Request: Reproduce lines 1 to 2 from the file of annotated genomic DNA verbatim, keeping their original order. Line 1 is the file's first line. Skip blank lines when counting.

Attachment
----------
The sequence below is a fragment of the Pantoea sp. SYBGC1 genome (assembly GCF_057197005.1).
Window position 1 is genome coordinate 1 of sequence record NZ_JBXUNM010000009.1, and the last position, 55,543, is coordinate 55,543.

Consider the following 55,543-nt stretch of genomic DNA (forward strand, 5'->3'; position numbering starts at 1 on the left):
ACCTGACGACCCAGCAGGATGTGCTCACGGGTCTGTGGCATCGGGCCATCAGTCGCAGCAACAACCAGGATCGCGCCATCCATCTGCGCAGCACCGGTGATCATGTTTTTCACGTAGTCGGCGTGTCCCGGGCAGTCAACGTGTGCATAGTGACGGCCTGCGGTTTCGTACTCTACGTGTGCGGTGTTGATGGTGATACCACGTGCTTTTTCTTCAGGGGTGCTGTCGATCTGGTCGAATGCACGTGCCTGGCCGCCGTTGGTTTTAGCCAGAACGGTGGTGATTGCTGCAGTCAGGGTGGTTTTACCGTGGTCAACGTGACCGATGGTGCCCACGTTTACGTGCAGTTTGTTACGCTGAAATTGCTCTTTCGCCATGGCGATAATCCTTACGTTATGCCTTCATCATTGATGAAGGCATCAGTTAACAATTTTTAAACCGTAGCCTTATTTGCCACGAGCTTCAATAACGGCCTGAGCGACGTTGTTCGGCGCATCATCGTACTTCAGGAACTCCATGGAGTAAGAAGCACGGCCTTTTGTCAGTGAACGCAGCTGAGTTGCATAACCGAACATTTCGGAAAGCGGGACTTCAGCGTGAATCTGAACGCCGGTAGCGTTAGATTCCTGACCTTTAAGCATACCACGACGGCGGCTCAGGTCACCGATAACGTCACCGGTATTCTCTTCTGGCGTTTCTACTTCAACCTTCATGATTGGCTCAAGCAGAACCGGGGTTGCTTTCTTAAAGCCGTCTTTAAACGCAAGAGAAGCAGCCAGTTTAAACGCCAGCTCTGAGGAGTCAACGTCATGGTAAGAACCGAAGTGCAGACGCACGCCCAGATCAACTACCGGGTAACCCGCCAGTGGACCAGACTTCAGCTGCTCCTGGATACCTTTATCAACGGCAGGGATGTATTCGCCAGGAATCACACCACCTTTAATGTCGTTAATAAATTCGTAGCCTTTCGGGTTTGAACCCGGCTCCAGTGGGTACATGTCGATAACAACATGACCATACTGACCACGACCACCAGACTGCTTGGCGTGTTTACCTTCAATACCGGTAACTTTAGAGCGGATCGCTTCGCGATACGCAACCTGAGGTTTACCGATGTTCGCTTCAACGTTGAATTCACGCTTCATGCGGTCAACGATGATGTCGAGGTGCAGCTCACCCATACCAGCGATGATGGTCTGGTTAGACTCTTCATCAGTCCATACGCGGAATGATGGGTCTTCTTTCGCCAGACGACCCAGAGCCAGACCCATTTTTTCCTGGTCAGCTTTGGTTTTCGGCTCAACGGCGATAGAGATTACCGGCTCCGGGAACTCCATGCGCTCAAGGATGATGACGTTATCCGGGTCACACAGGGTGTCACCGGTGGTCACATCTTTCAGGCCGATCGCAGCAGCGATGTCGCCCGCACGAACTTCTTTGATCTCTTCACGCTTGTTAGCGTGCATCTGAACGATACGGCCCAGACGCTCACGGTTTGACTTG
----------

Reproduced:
The sequence below is a fragment of the Pantoea sp. SYBGC1 genome (assembly GCF_057197005.1).
Window position 1 is genome coordinate 1 of sequence record NZ_JBXUNM010000009.1, and the last position, 55,543, is coordinate 55,543.